Successive US administrations have conducted one operation after another to overthrow foreign governments, assassinate foreign leaders and invade foreign countries. From 1947 to 1989, there were 72 attempts by the US to change the governments of other nations. The US led invasion of Iraq in 2003 marked the beginning of the decline of the American Century. Neither Iraq nor Saddam Hussein were connected to the September 11 attack.

Only four countries supplied combat forces in addition to the US. Australia was one of them.

The US has continued on the same path for more than 70 years. Since the end of the Cold War, the tempo of US military intervention has become nothing short of frenetic. The entire planet is divided into US military command structures. A key feature of the Pentagon’s global power projection is its empire of foreign military bases. A 2015 estimate suggests 800 such foreign bases many of which are near Russia, China, Iran, and North Korea, creating the very threat against which they are designed to protect.

The US has not ratified a single UN Convention or treaty since 1994. This includes conventions dealing with the rights of the child, discrimination against women, human rights, climate, and the Law of the Sea. As to “economic coercion”, America resorts increasingly to unilateral economic sanctions and massive unilateral tariff increases, such as those directed at China. Washington has used its economic warfare to attempt regime collapse and regime change, including in North Korea, Cuba, Venezuela, and Iran – and now, in its efforts to “contain” China. The US withdrew from the Intermediate-Range Nuclear Forces Treaty and the Anti-Ballistic Missile Treaty, and more recently from the Paris Climate Agreement.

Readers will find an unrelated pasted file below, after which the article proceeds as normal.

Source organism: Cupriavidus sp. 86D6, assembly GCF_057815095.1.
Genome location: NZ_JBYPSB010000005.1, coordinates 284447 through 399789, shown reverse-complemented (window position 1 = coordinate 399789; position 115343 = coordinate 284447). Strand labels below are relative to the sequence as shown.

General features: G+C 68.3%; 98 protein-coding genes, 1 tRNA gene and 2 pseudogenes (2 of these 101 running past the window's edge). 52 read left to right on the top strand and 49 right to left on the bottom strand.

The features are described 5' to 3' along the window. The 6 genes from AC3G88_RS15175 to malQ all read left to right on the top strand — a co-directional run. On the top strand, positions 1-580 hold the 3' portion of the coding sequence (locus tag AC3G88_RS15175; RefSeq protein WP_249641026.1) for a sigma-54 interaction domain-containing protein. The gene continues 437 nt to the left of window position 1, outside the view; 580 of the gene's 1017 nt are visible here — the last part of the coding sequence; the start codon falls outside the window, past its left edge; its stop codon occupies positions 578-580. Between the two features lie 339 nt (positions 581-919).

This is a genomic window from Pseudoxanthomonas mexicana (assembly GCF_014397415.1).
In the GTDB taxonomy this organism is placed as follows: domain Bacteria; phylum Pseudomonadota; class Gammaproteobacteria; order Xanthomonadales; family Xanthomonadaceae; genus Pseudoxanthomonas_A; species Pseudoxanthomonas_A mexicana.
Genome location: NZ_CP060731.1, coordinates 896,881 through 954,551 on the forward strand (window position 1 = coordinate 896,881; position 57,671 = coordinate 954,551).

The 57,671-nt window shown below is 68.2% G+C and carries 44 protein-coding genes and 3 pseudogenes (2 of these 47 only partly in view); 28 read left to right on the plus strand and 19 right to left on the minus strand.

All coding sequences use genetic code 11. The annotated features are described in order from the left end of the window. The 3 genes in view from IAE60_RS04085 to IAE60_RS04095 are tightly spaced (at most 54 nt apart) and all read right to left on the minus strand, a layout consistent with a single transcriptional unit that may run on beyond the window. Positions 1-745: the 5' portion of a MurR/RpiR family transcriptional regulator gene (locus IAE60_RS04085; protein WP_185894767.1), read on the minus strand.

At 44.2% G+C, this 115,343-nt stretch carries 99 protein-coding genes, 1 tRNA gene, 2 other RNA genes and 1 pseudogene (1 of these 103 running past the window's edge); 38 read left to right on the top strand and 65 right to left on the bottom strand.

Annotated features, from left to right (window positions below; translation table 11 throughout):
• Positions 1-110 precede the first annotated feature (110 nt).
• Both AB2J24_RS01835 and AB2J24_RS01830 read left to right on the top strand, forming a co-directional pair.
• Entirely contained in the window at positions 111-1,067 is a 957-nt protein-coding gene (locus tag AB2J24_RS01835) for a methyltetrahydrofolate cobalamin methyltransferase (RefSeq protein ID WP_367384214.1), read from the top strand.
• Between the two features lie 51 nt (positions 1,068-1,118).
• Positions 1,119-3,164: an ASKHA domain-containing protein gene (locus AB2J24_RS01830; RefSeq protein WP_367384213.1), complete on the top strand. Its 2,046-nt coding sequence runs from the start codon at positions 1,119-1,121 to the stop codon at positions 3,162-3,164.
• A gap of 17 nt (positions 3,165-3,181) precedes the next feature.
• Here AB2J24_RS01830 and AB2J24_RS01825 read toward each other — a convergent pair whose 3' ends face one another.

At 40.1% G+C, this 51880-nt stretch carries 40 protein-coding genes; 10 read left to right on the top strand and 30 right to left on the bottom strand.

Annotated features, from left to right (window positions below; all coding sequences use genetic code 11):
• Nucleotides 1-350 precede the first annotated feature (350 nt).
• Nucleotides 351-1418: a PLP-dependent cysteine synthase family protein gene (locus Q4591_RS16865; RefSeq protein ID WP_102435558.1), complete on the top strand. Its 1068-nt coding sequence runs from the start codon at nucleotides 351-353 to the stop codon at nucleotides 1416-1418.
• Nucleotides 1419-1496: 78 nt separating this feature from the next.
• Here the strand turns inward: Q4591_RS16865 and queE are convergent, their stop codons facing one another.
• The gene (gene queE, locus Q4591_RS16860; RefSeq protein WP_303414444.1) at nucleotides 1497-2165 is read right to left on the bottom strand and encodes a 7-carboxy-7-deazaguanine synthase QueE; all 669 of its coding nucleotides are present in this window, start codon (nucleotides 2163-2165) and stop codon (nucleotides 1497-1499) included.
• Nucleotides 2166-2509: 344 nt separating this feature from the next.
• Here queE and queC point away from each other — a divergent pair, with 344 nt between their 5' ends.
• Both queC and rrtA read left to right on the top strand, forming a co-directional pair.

In 2018, former president Jimmy Carter, at the age of 94 warned that the US was the “most warlike nation in the history of the world”. He continued, saying that “while America waged war all over the world, China was investing its resources in infrastructure projects such as high-speed rail.” China has not been at war with anyone since 1979. The US has remained at war throughout that period. In the last year of former Barack Obama’s presidency, the US dropped 26,000 bombs on seven countries!

China is not attempting to turn other countries into communists. China wants to trade with America, and, for the vast majority of Chinese people, “communism” is simply a name for the ruling party, rather than an ideal. China aspires to be a global commercial hegemon – not a military, political or ideological hegemon, and it is not going to war, unless the US overreacts or pushes Beijing to intolerable limits.

The IMF has forecast that by 2022, China will return to its global dominance of past centuries. It is estimated that by 2030, its economy could be worth $42 trillion compared with $24 trillion for the US making China 77% larger. The US reaction is to do everything within its power to blunt China’s rise.

Compare China